Researchers Identify Human Genes That Fight SARS-CoV-2 Infection

Researchers have determined which set of human genes help fight the infection that is known to cause COVID-19, the SARS-CoV-2. This information could be beneficial in helping researchers understand the factors that influence the ailment’s severity, in addition to assisting in the formulation of therapies for the said disease. The research was reported in the “Molecular Cell” journal.

The genes, which were identified by researchers from the Sanford Burnham Prebys Medical Discovery Institute are associated with the cells that fight viruses in the body, known as interferons.

The lead author of the study, Prof. Sumit K. Chanda, stated that the team’s objective was to gain new insights into the body’s response to the SARS-CoV-2 infection and find out what drove a weak or strong response to infection. Chanda, who is also the institute’s Immunity and Pathogenesis Program director, explained that through its study, the researchers were able to improve their understanding of how the virus manipulated the cells it invaded in the human body.

Soon after the pandemic began, researchers discovered that a weak interferon response to the infection caused the most serious coronavirus cases. This information led Chanda and his partners to begin looking for the human genes that were set off by interferons.

The researchers were able to develop lab experiments that could identify interferon-stimulated-genes that controlled the replication of the coronavirus’ cells, based on the information obtained from the SARS-CoV-1 virus, which bears some similarities to the SARS-CoV-2 infection. The former virus caused a relatively brief but fatal disease outbreak between 2002–2004.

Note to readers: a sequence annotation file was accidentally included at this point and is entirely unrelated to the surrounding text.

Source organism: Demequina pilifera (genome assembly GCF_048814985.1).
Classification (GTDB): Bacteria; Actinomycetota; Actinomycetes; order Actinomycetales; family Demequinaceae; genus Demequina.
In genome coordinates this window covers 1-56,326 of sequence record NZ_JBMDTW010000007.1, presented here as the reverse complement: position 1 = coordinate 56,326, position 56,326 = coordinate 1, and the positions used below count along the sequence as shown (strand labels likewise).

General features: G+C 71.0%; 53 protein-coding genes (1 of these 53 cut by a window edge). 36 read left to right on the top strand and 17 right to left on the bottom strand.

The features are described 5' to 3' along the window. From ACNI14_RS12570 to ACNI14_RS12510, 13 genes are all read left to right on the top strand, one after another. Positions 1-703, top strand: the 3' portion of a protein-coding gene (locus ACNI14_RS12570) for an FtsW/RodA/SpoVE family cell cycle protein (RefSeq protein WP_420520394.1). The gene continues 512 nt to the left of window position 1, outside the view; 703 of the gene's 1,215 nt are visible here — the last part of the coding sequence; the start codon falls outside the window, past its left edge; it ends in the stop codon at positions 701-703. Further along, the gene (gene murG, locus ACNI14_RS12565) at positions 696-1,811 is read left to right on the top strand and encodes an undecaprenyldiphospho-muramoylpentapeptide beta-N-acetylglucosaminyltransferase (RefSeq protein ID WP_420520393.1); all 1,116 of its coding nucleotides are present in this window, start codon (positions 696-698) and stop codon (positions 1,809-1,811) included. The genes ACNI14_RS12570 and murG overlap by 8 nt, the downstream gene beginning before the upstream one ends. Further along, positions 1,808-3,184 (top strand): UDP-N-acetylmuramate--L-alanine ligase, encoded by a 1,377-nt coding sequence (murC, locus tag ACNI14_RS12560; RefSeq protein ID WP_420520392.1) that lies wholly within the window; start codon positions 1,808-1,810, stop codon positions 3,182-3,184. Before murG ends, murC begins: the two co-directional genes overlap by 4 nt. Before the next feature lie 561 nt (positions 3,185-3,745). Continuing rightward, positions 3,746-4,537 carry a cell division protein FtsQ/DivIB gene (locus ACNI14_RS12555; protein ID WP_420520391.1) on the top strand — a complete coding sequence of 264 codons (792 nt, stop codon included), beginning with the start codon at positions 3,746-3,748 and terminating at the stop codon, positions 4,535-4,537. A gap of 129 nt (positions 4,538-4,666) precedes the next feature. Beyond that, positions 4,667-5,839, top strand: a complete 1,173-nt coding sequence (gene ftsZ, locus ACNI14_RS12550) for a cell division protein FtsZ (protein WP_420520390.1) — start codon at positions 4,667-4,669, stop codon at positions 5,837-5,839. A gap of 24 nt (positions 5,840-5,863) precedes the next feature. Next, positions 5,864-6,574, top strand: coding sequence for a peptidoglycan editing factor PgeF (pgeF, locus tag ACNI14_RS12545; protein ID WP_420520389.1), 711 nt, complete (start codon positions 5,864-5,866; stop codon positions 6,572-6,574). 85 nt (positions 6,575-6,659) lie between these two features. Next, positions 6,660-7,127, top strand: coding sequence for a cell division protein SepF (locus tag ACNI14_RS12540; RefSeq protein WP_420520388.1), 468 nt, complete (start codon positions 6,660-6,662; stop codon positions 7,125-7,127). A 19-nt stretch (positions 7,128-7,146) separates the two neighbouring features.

Chanda revealed that researchers discovered that the SARS-CoV-2 infection was controlled by 65 interferon-stimulated-genes, which included some that impeded the ability of the virus to penetrate cells; he added that they also found that some of these genes displayed control across unrelated viruses, including the West Nile, seasonal flu and HIV.

The study’s first author, Laura Martin-Sancho, stated that the information they discovered was important and that they would be focusing on unearthing more information about the virus’ biology by studying whether genetic variability in these interferon-stimulated-genes correlated with the severity of a coronavirus infection. Martin-Sancho also noted that they would be looking into the biology of the SARS-CoV-2 variants, which threaten the effectiveness of vaccines by mutating, adding that they’d already begun collecting the variants for lab experiments.

Chanda concluded that it was important to continue with research efforts on the disease, despite the presence of vaccines that are helping to contain the pandemic.

Research efforts aren’t only being directed at the coronavirus infection. Other companies, such as Brain Scientific Inc. (OTCQB: BRSF), are devoting their energies to other health challenges such as the need to improve neurological diagnostics.

NOTE TO INVESTORS: The latest news and updates relating to Brain Scientific Inc. (OTCQB: BRSF) are available in the company’s newsroom at

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